November 28, 2014

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Browns note: Cribbs still speaking out against new kickoff return rule

BEREA — Joshua Cribbs, the NFL’s all-time leader with eight kickoff returns for touchdowns, has been a vocal critic of the new kickoff rules since they were announced in March. He still doesn’t like the decision to move the kick forward 5 yards to the 35-yard line but says he will succeed anyway.

Browns wide receiver and return star Josh Cribbs stretches Wednesday during Browns practice. Cribbs doesn’t like the new kickoff rule but said he will still find ways to be effective. (AP photo.)

Browns wide receiver and return star Josh Cribbs stretches Wednesday during Browns practice. Cribbs doesn’t like the new kickoff rule but said he will still find ways to be effective. (AP photo.)

“Good returners will take advantage of it,” Cribbs said Wednesday following practice. “There will be good schemes. Coach (Chris) Tabor has done a very good job at scheming and we’re gonna look pretty good this year on kickoff return.”

With the extra 5 yards, there were touchbacks on 33.9 percent of kickoffs in the first 15 games of the preseason, an increase from 16.4 percent during the 2010 regular season, according to Sports Illustrated’s Peter King. Cribbs said he’ll establish a personal rule of when to take a knee and send the ball to the 20-yard line.

“Anything above 9 yards I’ll probably keep it in,” he said.

He might have been joking. It was hard to tell. The end zone is 10 yards deep, and in the past 5 yards deep was considered too risky for a return.

“Even on punt returns, I’m not a big fair-catch guy,” he said. “I just want to get positive yards.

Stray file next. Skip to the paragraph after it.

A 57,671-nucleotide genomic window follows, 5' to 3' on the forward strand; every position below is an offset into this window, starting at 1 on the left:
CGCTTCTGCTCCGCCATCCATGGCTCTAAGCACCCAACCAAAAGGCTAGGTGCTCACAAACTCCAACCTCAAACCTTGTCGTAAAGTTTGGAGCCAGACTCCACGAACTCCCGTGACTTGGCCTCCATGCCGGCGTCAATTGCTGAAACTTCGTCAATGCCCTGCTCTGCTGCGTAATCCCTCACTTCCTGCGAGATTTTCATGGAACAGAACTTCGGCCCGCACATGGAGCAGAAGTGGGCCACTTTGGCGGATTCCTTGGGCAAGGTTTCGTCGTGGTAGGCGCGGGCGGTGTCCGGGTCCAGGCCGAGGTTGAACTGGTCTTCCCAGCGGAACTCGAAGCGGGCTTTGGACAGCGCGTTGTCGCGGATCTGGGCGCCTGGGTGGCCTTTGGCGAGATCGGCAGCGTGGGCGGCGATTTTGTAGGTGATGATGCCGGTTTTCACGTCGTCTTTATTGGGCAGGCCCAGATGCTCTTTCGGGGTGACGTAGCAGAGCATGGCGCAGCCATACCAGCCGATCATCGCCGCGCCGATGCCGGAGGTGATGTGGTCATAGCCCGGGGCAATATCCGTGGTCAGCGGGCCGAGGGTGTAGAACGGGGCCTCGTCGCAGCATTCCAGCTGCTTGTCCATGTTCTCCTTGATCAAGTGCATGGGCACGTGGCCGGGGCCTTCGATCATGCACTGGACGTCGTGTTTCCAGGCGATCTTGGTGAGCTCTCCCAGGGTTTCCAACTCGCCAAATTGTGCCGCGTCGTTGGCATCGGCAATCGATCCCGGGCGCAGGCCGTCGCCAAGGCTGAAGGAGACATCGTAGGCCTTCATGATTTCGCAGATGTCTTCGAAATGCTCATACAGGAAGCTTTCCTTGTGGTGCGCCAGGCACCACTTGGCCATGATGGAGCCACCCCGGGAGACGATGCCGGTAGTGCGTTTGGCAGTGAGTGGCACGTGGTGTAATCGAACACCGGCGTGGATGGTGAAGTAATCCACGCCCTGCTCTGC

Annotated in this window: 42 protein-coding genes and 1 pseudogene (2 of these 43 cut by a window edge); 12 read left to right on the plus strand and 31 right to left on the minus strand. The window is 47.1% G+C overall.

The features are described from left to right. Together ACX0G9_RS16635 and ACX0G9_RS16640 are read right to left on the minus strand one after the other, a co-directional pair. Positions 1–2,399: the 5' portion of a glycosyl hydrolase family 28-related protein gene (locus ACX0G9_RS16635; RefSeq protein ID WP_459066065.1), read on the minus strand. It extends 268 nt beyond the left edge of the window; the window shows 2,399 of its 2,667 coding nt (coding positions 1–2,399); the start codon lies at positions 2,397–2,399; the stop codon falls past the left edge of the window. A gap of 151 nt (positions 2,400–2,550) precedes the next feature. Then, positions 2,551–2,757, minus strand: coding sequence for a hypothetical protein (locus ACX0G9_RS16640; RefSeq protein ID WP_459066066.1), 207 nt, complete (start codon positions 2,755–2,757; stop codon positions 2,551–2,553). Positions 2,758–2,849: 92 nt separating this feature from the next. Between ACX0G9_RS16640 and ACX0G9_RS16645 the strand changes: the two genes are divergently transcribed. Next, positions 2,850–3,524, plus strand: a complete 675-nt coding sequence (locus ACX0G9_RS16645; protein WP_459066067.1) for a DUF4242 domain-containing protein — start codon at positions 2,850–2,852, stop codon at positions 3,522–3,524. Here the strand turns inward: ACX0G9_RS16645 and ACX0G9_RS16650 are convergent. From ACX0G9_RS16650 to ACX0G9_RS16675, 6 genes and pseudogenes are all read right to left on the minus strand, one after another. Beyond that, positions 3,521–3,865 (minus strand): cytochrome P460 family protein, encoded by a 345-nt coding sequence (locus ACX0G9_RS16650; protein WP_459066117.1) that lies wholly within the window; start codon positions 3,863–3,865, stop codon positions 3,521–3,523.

“I’m going to be smart and help our team. They’re aware each time is a possibility. I’m going to decide if I’m going to keep it or not.”

When Cribbs saw the new rule in action during the first week of the preseason, he immediately tweeted.

“I see an immediate amendment on the kickoff rule either b4 the end of the year or beginning of next year bc without that part of the return game it might as well be a scrimmage….” he tweeted.

Cribbs wasn’t on the return teams Saturday night in the preseason opener against the Packers. There was one touchback in 10 kickoffs, but Cribbs believes the return game will suffer.

“With the touchbacks, you’re taking it out of the returners’ hands and there won’t be those record-setting guys,” Cribbs said. “I want somebody to come chase my record. I want to be able to chase it as well and I feel like that will take it out of (the equation).

“I think there will be a lot of inside the 20-yard-line tackles this year. A lot of returners will get tired of taking a knee in the end zone and will try to bring it out. Guys are getting down there faster. Kickers are hanging the ball up there. That’s what you can look for, touchbacks and inside the 20 tackles.”

The reason for the change is player safety. The competition committee feels the high-speed collisions lead to too many injuries that can be avoided.

“Their intentions are good, but the stats aren’t there to back up the reasoning,” Cribbs said. “They weren’t seeking advice from players or former players.”

Stars to sideline

It’s never good to see three of your best starters stop practicing with injuries, but coach Pat Shurmur downplayed the problems of running back Peyton Hillis, left guard Eric Steinbach and safety T.J. Ward.